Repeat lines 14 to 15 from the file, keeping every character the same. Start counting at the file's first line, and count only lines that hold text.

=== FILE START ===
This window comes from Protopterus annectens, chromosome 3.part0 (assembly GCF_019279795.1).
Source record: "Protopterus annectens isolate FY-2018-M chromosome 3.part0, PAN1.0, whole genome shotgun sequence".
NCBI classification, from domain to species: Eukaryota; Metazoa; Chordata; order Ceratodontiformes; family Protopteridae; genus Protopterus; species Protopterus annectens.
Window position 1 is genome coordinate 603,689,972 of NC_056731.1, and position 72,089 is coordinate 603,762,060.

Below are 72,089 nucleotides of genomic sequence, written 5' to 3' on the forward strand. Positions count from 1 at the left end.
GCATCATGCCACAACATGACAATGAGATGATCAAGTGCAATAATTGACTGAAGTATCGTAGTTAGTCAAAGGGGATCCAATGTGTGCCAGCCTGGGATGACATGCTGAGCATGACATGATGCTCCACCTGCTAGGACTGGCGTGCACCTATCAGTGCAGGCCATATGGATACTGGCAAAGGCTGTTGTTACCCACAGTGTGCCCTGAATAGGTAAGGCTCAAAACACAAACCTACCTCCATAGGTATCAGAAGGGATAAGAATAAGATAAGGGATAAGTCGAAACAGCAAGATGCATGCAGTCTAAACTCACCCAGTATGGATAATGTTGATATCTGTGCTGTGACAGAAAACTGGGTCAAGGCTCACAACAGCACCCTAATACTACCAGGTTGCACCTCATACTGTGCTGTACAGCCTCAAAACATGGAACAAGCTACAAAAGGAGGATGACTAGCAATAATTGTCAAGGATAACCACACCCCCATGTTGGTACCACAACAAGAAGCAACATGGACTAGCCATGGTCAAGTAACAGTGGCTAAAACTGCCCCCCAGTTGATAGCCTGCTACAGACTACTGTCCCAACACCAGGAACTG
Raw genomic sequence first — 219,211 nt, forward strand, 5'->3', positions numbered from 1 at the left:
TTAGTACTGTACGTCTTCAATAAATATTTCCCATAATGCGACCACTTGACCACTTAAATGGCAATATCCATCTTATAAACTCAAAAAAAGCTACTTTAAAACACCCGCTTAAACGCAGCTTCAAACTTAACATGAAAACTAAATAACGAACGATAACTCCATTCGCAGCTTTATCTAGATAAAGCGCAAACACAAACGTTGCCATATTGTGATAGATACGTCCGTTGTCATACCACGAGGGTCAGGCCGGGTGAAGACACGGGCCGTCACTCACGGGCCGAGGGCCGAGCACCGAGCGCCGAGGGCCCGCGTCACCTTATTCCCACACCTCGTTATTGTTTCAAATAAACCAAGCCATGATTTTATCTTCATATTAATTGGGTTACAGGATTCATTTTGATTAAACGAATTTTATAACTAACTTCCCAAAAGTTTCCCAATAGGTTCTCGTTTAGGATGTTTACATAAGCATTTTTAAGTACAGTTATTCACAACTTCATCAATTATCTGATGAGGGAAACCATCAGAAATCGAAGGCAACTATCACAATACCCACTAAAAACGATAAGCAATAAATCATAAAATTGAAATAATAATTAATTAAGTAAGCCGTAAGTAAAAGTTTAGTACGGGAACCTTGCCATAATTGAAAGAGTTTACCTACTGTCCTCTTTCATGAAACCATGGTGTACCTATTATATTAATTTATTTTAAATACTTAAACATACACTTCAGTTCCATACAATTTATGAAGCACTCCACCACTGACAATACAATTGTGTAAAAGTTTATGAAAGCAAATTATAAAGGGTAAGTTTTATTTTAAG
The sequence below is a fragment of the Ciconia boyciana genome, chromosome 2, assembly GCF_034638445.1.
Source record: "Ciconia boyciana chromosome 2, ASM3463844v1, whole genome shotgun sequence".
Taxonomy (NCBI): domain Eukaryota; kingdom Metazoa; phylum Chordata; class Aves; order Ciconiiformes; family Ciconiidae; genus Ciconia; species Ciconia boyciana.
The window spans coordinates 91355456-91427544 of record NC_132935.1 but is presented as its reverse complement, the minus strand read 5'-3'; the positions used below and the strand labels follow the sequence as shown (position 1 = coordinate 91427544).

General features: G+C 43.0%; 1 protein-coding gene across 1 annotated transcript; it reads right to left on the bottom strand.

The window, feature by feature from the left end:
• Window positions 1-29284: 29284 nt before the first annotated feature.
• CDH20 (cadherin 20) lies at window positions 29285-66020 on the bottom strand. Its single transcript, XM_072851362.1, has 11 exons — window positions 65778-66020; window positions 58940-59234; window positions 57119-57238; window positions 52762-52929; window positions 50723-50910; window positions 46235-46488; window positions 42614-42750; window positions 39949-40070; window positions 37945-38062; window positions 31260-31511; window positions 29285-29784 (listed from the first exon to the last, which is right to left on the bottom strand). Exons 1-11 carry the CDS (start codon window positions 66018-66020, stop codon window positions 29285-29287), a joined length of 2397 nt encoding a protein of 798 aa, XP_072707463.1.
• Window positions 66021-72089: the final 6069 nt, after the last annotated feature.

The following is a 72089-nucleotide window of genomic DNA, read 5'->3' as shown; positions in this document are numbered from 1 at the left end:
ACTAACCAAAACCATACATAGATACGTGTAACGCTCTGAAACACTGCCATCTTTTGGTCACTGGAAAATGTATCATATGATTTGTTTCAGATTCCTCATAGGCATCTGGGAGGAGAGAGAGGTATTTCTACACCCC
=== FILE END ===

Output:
The window, feature by feature from the left end:
• Window positions 1-29284: 29284 nt before the first annotated feature.